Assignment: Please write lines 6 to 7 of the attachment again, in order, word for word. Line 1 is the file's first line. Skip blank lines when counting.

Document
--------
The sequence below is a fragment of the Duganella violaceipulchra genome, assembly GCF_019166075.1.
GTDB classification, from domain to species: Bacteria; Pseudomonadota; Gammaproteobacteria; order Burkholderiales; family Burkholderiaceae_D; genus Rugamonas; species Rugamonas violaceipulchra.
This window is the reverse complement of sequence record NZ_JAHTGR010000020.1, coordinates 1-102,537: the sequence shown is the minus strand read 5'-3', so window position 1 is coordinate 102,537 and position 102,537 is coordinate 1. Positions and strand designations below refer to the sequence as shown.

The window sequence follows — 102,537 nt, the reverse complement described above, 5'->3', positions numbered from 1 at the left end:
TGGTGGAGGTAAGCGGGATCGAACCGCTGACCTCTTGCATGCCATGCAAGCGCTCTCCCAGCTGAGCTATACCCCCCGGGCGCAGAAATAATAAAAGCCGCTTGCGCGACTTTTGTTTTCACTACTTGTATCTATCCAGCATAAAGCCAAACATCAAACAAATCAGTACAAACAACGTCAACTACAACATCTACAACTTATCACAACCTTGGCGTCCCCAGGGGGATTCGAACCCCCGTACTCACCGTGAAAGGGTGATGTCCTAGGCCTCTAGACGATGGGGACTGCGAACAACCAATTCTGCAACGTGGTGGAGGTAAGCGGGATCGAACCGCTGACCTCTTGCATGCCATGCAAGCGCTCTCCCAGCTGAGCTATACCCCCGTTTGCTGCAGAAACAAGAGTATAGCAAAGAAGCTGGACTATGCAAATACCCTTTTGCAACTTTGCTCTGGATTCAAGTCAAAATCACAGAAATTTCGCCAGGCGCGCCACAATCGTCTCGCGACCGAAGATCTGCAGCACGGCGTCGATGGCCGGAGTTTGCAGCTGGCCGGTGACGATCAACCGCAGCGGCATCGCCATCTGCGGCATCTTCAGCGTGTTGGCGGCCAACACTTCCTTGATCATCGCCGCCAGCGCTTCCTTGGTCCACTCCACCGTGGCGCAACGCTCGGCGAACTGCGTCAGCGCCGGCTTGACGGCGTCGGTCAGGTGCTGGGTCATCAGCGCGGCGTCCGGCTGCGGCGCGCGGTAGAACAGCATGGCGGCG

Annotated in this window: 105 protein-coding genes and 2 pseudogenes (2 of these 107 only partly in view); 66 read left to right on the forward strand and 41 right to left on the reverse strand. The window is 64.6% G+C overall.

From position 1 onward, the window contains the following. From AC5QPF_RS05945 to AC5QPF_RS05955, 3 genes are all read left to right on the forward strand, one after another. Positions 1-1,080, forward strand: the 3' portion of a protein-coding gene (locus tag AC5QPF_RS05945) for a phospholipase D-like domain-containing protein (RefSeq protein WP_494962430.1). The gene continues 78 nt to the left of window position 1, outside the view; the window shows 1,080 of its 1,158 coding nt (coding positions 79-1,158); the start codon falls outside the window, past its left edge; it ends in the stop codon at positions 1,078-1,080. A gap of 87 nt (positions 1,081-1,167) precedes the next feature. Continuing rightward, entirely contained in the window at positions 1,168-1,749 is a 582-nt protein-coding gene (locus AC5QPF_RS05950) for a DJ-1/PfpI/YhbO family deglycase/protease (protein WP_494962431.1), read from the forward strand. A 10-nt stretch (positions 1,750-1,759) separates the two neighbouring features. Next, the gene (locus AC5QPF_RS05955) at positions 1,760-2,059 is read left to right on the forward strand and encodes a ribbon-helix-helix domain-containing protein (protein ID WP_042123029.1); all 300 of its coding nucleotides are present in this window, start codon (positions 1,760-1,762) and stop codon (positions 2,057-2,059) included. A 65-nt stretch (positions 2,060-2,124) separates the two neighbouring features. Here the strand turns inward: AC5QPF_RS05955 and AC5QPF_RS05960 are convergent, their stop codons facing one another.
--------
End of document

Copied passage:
Annotated in this window: 105 protein-coding genes and 2 pseudogenes (2 of these 107 only partly in view); 66 read left to right on the forward strand and 41 right to left on the reverse strand. The window is 64.6% G+C overall.

From position 1 onward, the window contains the following. From AC5QPF_RS05945 to AC5QPF_RS05955, 3 genes are all read left to right on the forward strand, one after another. Positions 1-1,080, forward strand: the 3' portion of a protein-coding gene (locus tag AC5QPF_RS05945) for a phospholipase D-like domain-containing protein (RefSeq protein WP_494962430.1). The gene continues 78 nt to the left of window position 1, outside the view; the window shows 1,080 of its 1,158 coding nt (coding positions 79-1,158); the start codon falls outside the window, past its left edge; it ends in the stop codon at positions 1,078-1,080. A gap of 87 nt (positions 1,081-1,167) precedes the next feature. Continuing rightward, entirely contained in the window at positions 1,168-1,749 is a 582-nt protein-coding gene (locus AC5QPF_RS05950) for a DJ-1/PfpI/YhbO family deglycase/protease (protein WP_494962431.1), read from the forward strand. A 10-nt stretch (positions 1,750-1,759) separates the two neighbouring features. Next, the gene (locus AC5QPF_RS05955) at positions 1,760-2,059 is read left to right on the forward strand and encodes a ribbon-helix-helix domain-containing protein (protein ID WP_042123029.1); all 300 of its coding nucleotides are present in this window, start codon (positions 1,760-1,762) and stop codon (positions 2,057-2,059) included. A 65-nt stretch (positions 2,060-2,124) separates the two neighbouring features. Here the strand turns inward: AC5QPF_RS05955 and AC5QPF_RS05960 are convergent, their stop codons facing one another.